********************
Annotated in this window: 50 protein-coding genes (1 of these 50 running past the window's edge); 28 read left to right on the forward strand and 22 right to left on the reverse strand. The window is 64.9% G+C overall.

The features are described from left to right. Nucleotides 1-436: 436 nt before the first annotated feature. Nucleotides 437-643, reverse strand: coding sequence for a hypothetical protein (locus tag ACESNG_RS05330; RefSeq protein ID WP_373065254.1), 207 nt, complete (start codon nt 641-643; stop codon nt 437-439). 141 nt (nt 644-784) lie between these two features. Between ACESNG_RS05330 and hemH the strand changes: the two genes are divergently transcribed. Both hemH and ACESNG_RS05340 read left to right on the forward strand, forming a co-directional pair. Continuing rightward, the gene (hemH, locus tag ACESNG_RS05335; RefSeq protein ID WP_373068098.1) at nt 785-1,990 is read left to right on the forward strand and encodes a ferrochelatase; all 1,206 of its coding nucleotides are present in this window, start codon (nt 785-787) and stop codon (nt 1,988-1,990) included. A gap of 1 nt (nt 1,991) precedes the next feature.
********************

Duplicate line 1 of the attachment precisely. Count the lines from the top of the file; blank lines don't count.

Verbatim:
Annotated in this window: 50 protein-coding genes (1 of these 50 running past the window's edge); 28 read left to right on the forward strand and 22 right to left on the reverse strand. The window is 64.9% G+C overall.